-- a good start -- but there was a clear pattern to the
      alternatives that emerged. Politics had to be less about
      trusting well-meaning leaders, and more about empowering
      people to make their own decisions; democracy had to be less
      representative and more participatory. The ideas flying
      around included neighborhood councils, participatory
      budgets, stronger city governments, land reform and
      co-operative farming -- a vision of politicized communities
      that could be networked internationally to resist further
      assaults from the IMF, the World Bank and World Trade
      Organization. For a left that had tended to look to
      centralized state solutions to solve almost every problem,
      this emphasis on decentralization and direct participation
      was a breakthrough.

      At the first World Social Forum, Lula was cheered, too: not
      as a heroic figure who vowed to take on the forces of the
      market and eradicate hunger, but as an innovator whose party
      was at the forefront of developing tools for impoverished
      people to meet their own needs. Sadly, those themes of deep
      participation and democratic empowerment were largely absent
      from Mr. da Silva's campaign for president. Instead, he told
      and retold a personal story about how voters could trust him
      because he came from poverty, and knew their pain. But
      standing up to the demands of the international financial
      community isn't about whether an individual politician is
      trustworthy, it's about the fact that, as Mr. da Silva is
      already proving, no person or party is strong enough on its
      own.

      Right now, it looks as if Lula has only two choices:
      abandoning his election promises of wealth redistribution or
      trying to force them through and ending up in a Chavez-style
      civil war. But there is another option, one his own Workers
      Party has tried before, one that made Porto Alegre itself a
      beacon of a new kind of politics: more democracy. He could
      simply hand power back to the citizens who elected him, on
      key issues from payment of the foreign debt, to land reform,
      to membership in the Free Trade Area of the Americas. There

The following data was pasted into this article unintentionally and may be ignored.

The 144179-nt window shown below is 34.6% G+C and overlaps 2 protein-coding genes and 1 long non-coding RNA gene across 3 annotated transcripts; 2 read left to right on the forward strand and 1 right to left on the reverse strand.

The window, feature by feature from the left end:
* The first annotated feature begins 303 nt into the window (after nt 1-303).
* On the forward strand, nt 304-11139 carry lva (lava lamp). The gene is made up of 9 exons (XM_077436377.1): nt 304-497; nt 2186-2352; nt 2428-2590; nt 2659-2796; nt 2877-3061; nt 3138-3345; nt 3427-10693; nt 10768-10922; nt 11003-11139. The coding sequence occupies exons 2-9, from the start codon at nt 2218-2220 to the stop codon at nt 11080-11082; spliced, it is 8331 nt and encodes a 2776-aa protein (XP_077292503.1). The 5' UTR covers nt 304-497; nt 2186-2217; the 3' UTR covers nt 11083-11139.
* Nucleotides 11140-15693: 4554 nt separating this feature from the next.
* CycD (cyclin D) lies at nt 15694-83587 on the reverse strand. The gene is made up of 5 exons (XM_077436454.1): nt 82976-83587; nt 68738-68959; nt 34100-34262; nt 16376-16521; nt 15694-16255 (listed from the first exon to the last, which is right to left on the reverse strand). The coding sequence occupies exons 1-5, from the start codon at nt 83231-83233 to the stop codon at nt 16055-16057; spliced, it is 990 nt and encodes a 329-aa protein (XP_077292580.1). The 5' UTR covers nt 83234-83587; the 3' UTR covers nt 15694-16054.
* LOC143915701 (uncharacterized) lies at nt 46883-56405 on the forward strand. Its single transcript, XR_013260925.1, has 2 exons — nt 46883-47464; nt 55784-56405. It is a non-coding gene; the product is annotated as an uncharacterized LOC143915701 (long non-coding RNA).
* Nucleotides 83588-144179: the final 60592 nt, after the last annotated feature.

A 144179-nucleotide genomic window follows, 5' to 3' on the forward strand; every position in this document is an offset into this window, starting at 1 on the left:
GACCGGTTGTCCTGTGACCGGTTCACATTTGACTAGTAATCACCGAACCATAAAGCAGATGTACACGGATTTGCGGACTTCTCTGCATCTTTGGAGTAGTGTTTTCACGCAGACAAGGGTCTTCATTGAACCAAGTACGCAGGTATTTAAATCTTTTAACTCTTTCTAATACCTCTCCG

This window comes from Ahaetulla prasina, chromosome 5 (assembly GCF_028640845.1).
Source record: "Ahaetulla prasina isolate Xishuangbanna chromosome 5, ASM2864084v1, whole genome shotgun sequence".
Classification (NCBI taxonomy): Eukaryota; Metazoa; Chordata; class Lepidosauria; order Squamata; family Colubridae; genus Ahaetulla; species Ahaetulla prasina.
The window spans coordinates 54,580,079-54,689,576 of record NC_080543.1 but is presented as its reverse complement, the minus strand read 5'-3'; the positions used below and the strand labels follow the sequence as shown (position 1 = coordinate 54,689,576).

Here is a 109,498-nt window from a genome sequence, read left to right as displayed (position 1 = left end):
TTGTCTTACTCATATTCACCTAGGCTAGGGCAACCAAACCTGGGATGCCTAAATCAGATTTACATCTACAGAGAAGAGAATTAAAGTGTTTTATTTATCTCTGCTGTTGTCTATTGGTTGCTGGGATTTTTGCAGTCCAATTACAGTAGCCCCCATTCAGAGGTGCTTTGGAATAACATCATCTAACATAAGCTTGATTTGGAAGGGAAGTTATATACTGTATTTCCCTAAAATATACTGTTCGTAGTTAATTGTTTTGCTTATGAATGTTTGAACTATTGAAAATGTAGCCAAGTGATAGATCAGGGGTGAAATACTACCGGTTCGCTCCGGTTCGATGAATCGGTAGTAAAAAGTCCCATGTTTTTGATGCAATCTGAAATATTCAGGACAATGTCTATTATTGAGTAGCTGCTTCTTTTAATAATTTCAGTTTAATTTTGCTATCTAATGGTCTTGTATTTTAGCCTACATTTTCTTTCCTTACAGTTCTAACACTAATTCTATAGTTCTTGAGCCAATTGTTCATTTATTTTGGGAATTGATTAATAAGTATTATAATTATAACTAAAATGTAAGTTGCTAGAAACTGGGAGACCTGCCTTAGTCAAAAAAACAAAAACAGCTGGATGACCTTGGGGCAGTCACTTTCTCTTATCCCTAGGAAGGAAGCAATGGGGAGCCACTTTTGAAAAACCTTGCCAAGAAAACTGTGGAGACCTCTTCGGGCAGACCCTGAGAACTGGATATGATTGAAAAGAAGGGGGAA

is a host of mechanisms that he could use: referendums,
      constituents' assemblies, networks of empowered local
      councils and assemblies. Choosing an alternative economic
      path would still spark fierce resistance, but his opponents
      would not have the luxury of being against Lula, as they are
      against Mr. Chavez, and would, instead, be forced to oppose
      the repeated and stated will of the majority -- to be
      against democracy itself.

      Perhaps the reason why participatory democracy is being
      usurped at the World Social Forum by the big men is that
      there isn't much glory in it. A victory at the ballot box
      isn't a blank check for five years, but the beginning of an
      unending process of returning power to that electorate time
      and time again.

      For some, the hijacking of the forum is proof that the
      movements against corporate globalization are finally
      maturing and "getting serious." But is it really so mature,
      amidst the graveyard of failed, left political projects, to
      believe that change will come by casting your ballot for the
      latest charismatic leader, then crossing your fingers and
      hoping for the best? Get serious.

      Naomi Klein, author of No Logo and Fences and Windows,
      resumes her monthly column in The Globe and Mail.

      --
      Dan Clore

      Now available: _The Unspeakable and Others_
      All my fiction through 2001 and more. Intro by S.T. Joshi.
      http://www.wildsidepress.com/index2.htm
      http://www.amazon.com/exec/obidos/ASIN/1587154838/thedanclorenecro

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      --Clark Ashton Smith